Maroteaux-Lamy syndrome

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Ma·ro·teaux-·La·my syn·drome

(mah-rō-tō' lah'mē), [MIM*253200]
an error of mucopolysaccharide metabolism characterized by excretion of dermatan sulfate in the urine, growth retardation, lumbar kyphosis, sternal protrusion, genu valgum, usually hepatosplenomegaly, and no mental retardation; onset occurs after 2 years of age; autosomal recessive inheritance, caused by mutation in the arylsulfatase B gene (ARSB) on chromosome 5q.
Farlex Partner Medical Dictionary © Farlex 2012

Maroteaux-Lamy syndrome

(măr′ə-tō′lä-mē, mä-rô-)
A type of mucopolysaccharidosis (MPS VI) characterized by the presence of dermatan sulfate in the urine, skeletal abnormalities, corneal clouding, hearing loss, and enlargement of the liver and spleen.
The American Heritage® Medical Dictionary Copyright © 2007, 2004 by Houghton Mifflin Company. Published by Houghton Mifflin Company. All rights reserved.

mucopolysaccharidosis type 6

An autosomal recessive lysosomal storage disease (OMIM:253200) characterised by intracellular accumulation of dermatan sulfate.
Clinical findings
Abnormal growth, short stature, stiff joints, skeletal malformations, corneal clouding, hepatosplenomegaly and cardiac defects.
Molecular pathology
Defects in ARSB on chromosome 5q11-q13, which encodes arylsulfatase B, causes mucopolysaccharidosis type 6.
Segen's Medical Dictionary. © 2012 Farlex, Inc. All rights reserved.


Maurice Emile Joseph, French physician, 1895-1975.
Maroteaux-Lamy syndrome - see under Maroteaux


Pierre, French medical geneticist, 1926–.
Maroteaux syndrome - metaphyseal dysostosis of the knees.
Maroteaux-Lamy syndrome - an error of mucopolysaccharide metabolism characterized by excretion of dermatan sulfate in the urine, growth retardation, and skeletal deformities. Synonym(s): polydystrophic dwarfism; type VI mucopolysaccharidosis
Maroteaux-Spranger-Wiedemann syndrome - genetic defects.
Medical Eponyms © Farlex 2012
References in periodicals archive ?
Inventiva is also developing a second clinical program with odiparcil (IVA 336) for the treatment of patients with mucopolysaccaridosis type VI (or Maroteaux-Lamy syndrome), a rare and severe gene disease affecting children.
Occurrence of multiple dentigerous cysts in a patient with the Maroteaux-Lamy syndrome (mucopolysaccharidosis, type VI).
Mucopolysaccharidosis type VI (Maroteaux-Lamy syndrome): assessment of joint mobility and grip and pinch strength.
The enzymatic defects in Morquio and Maroteaux-Lamy syndrome. Adv Exp Med Biol 1976;68:261-76.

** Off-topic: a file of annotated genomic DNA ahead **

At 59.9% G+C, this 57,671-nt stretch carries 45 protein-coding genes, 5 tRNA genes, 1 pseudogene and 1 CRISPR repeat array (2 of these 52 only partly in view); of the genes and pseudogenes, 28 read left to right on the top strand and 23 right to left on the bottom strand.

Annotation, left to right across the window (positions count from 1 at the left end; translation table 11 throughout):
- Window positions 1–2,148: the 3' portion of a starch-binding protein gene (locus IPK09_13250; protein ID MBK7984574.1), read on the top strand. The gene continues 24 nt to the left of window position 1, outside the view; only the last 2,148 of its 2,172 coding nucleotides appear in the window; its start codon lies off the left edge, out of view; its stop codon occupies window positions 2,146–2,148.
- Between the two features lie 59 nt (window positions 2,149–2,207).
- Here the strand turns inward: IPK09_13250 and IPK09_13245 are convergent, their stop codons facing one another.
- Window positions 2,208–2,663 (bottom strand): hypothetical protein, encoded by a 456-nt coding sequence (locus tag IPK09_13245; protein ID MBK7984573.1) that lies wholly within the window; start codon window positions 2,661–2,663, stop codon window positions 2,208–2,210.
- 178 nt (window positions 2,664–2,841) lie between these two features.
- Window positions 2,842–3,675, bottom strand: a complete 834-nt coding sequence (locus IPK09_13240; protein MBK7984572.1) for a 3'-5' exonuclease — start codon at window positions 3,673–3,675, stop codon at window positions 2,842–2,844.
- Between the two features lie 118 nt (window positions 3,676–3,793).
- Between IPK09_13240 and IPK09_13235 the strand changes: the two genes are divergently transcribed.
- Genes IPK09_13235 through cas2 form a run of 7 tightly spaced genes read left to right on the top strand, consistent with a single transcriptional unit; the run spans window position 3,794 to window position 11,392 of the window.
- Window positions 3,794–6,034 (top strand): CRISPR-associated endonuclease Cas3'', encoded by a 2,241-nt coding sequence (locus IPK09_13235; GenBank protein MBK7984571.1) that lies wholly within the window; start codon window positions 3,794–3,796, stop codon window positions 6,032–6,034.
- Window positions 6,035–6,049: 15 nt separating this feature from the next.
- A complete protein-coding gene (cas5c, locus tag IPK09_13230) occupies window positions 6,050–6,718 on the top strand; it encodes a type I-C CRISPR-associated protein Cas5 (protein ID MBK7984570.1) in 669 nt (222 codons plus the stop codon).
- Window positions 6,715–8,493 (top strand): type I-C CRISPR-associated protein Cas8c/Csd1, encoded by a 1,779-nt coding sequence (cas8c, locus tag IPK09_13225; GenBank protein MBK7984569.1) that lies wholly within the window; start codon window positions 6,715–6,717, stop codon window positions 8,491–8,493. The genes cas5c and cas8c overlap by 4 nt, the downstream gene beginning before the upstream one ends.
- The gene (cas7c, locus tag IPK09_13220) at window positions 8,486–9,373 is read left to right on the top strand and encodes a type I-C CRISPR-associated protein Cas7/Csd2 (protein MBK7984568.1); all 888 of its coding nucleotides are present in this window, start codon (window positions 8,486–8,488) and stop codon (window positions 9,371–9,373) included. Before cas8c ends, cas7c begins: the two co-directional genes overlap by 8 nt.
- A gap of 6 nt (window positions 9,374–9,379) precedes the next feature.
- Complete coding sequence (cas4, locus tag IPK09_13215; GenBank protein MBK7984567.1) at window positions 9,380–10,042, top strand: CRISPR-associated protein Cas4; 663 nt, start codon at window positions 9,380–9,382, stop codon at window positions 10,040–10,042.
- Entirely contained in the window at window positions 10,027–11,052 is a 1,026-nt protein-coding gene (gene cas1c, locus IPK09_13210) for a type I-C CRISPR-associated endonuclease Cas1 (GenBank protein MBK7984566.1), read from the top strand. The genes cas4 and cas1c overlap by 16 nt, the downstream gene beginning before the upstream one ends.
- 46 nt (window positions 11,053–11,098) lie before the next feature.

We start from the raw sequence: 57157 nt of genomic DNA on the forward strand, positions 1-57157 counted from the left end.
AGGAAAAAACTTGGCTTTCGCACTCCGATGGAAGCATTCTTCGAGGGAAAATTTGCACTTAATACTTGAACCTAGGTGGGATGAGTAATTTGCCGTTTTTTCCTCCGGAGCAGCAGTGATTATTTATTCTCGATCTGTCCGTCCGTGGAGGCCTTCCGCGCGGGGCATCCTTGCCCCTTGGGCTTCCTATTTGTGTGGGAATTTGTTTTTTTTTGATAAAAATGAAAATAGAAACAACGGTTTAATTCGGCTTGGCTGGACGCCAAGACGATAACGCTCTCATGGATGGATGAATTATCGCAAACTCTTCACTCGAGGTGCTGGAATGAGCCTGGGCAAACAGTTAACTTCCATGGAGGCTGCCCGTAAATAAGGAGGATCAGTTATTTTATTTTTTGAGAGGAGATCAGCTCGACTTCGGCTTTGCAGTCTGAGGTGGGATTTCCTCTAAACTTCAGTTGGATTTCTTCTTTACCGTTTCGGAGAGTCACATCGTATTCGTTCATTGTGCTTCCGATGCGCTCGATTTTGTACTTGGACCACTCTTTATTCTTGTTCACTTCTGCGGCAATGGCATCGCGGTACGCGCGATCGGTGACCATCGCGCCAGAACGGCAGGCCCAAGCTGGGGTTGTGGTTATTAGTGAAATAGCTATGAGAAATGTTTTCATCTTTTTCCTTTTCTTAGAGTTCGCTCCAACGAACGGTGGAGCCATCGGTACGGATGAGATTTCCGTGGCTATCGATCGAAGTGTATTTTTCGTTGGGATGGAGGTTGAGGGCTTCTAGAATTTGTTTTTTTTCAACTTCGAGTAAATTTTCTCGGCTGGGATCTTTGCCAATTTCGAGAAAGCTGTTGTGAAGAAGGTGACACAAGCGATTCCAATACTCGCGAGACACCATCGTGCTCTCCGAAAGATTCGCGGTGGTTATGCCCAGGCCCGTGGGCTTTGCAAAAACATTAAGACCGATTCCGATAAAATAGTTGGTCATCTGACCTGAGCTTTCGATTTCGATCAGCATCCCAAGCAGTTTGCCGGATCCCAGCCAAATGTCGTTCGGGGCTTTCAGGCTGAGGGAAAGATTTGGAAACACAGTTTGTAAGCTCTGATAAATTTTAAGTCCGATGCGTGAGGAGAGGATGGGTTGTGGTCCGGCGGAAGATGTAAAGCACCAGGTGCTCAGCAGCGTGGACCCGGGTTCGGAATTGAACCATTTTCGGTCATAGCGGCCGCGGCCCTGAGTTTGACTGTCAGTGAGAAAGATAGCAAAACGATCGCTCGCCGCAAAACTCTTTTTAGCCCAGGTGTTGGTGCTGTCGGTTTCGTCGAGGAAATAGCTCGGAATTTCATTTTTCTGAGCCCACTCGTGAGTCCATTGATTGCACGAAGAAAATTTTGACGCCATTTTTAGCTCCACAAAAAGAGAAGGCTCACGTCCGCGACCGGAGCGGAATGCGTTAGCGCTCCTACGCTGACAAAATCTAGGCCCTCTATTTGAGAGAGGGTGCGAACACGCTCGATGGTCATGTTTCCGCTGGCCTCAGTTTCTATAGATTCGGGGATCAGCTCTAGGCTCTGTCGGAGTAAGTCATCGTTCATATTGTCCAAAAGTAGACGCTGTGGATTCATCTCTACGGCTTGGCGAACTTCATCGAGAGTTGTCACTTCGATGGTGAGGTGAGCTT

Bilateral and multiple DCs have been reported to occur in association with the number of syndromes or systemic diseases including basal-cell nevus syndrome, Gardner's syndrome, Maroteaux-Lamy syndrome (mucopolysaccharidosis type IV), cleidocranial dysplasia, and Klippel-Feil syndrome [3-6].
Thus, it is also known as Maroteaux-Lamy syndrome. Since then, nearly 200 cases have been reported (Naeem et al., 2009).
Because of progressive coarsening of facial features and moderate intellectual disability due to a brief intelligence quotient of 55, consistent with the diagnosis of moderate intellectual disability, biochemistry enzyme assays were performed and ruled out the diagnoses of Sanfilippo syndrome, Hurler syndrome, and Maroteaux-Lamy syndrome. Urine amino acids, organic acids, and analysis of urinary oligosaccharides and glycosaminoglycans were normal by chromatography.
The use of galsulfase (Naglazyme) for Maroteaux-Lamy syndrome during pregnancy is under study by the Mucopolysaccharidosis VI (MPS VI) Clinical Surveillance Program (415-506-6849 or 415-506-6703)
INTRODUCTION: Mucopolysaccharidosis VI (Maroteaux-Lamy syndrome, MPS VI) is a lysosomal storage disorder caused by mutations in the N-acetylgalactosamine-4-sulfatase (Arylsulfatase B, ARSB) gene, resulting in the accumulation of glycosaminoglycans (GAGs) in cells and tissues all over the body.
Mucopolysaccharidosis type VI (Maroteaux-Lamy syndrome) in the pre-Columbian culture of Colombia
After more tests, the bottom dropped out of Shahida's world when a consultant explained her wee boy was suffering from Maroteaux-Lamy syndrome, a progressive, genetic illness and was unlikely to live past childhood.